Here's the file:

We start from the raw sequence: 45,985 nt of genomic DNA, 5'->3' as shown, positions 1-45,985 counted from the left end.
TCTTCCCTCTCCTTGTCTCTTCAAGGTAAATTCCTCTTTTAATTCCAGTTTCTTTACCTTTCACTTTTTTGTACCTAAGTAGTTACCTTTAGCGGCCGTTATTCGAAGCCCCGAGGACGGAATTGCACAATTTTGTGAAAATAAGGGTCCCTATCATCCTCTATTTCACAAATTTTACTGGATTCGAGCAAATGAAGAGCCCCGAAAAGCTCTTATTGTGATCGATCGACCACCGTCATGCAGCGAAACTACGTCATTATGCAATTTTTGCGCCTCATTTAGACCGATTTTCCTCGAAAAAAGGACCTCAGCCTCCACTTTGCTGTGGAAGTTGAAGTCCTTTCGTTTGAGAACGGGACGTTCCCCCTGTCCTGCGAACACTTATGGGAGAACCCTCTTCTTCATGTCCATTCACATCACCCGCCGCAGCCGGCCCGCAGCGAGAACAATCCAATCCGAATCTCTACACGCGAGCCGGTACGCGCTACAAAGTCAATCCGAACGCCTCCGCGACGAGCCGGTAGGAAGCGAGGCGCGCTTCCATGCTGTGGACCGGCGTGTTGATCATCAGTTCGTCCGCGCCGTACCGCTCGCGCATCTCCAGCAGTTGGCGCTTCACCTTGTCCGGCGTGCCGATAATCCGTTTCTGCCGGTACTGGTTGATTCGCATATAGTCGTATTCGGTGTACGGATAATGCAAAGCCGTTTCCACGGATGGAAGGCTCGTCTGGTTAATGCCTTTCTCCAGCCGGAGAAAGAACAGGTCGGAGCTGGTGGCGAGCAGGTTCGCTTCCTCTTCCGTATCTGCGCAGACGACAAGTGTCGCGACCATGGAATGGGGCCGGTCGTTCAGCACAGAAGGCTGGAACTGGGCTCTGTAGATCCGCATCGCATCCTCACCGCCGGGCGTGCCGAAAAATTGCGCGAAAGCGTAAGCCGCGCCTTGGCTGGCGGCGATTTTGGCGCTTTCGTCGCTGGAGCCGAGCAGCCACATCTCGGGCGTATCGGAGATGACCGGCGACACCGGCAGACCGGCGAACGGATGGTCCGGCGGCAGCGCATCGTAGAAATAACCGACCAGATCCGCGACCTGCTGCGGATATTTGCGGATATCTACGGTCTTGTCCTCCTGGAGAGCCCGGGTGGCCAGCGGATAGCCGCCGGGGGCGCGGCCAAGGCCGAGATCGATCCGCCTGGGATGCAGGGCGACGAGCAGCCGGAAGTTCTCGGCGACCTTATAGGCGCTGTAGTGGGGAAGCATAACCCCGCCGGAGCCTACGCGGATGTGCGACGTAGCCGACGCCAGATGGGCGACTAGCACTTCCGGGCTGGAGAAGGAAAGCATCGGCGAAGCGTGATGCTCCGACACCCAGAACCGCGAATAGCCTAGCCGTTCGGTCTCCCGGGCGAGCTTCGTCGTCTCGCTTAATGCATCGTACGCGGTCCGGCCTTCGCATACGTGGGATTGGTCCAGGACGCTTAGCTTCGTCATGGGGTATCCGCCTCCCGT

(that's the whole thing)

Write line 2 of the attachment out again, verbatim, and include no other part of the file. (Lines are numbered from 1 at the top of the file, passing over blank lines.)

TCTTCCCTCTCCTTGTCTCTTCAAGGTAAATTCCTCTTTTAATTCCAGTTTCTTTACCTTTCACTTTTTTGTACCTAAGTAGTTACCTTTAGCGGCCGTTATTCGAAGCCCCGAGGACGGAATTGCACAATTTTGTGAAAATAAGGGTCCCTATCATCCTCTATTTCACAAATTTTACTGGATTCGAGCAAATGAAGAGCCCCGAAAAGCTCTTATTGTGATCGATCGACCACCGTCATGCAGCGAAACTACGTCATTATGCAATTTTTGCGCCTCATTTAGACCGATTTTCCTCGAAAAAAGGACCTCAGCCTCCACTTTGCTGTGGAAGTTGAAGTCCTTTCGTTTGAGAACGGGACGTTCCCCCTGTCCTGCGAACACTTATGGGAGAACCCTCTTCTTCATGTCCATTCACATCACCCGCCGCAGCCGGCCCGCAGCGAGAACAATCCAATCCGAATCTCTACACGCGAGCCGGTACGCGCTACAAAGTCAATCCGAACGCCTCCGCGACGAGCCGGTAGGAAGCGAGGCGCGCTTCCATGCTGTGGACCGGCGTGTTGATCATCAGTTCGTCCGCGCCGTACCGCTCGCGCATCTCCAGCAGTTGGCGCTTCACCTTGTCCGGCGTGCCGATAATCCGTTTCTGCCGGTACTGGTTGATTCGCATATAGTCGTATTCGGTGTACGGATAATGCAAAGCCGTTTCCACGGATGGAAGGCTCGTCTGGTTAATGCCTTTCTCCAGCCGGAGAAAGAACAGGTCGGAGCTGGTGGCGAGCAGGTTCGCTTCCTCTTCCGTATCTGCGCAGACGACAAGTGTCGCGACCATGGAATGGGGCCGGTCGTTCAGCACAGAAGGCTGGAACTGGGCTCTGTAGATCCGCATCGCATCCTCACCGCCGGGCGTGCCGAAAAATTGCGCGAAAGCGTAAGCCGCGCCTTGGCTGGCGGCGATTTTGGCGCTTTCGTCGCTGGAGCCGAGCAGCCACATCTCGGGCGTATCGGAGATGACCGGCGACACCGGCAGACCGGCGAACGGATGGTCCGGCGGCAGCGCATCGTAGAAATAACCGACCAGATCCGCGACCTGCTGCGGATATTTGCGGATATCTACGGTCTTGTCCTCCTGGAGAGCCCGGGTGGCCAGCGGATAGCCGCCGGGGGCGCGGCCAAGGCCGAGATCGATCCGCCTGGGATGCAGGGCGACGAGCAGCCGGAAGTTCTCGGCGACCTTATAGGCGCTGTAGTGGGGAAGCATAACCCCGCCGGAGCCTACGCGGATGTGCGACGTAGCCGACGCCAGATGGGCGACTAGCACTTCCGGGCTGGAGAAGGAAAGCATCGGCGAAGCGTGATGCTCCGACACCCAGAACCGCGAATAGCCTAGCCGTTCGGTCTCCCGGGCGAGCTTCGTCGTCTCGCTTAATGCATCGTACGCGGTCCGGCCTTCGCATACGTGGGATTGGTCCAGGACGCTTAGCTTCGTCATGGGGTATCCGCCTCCCGT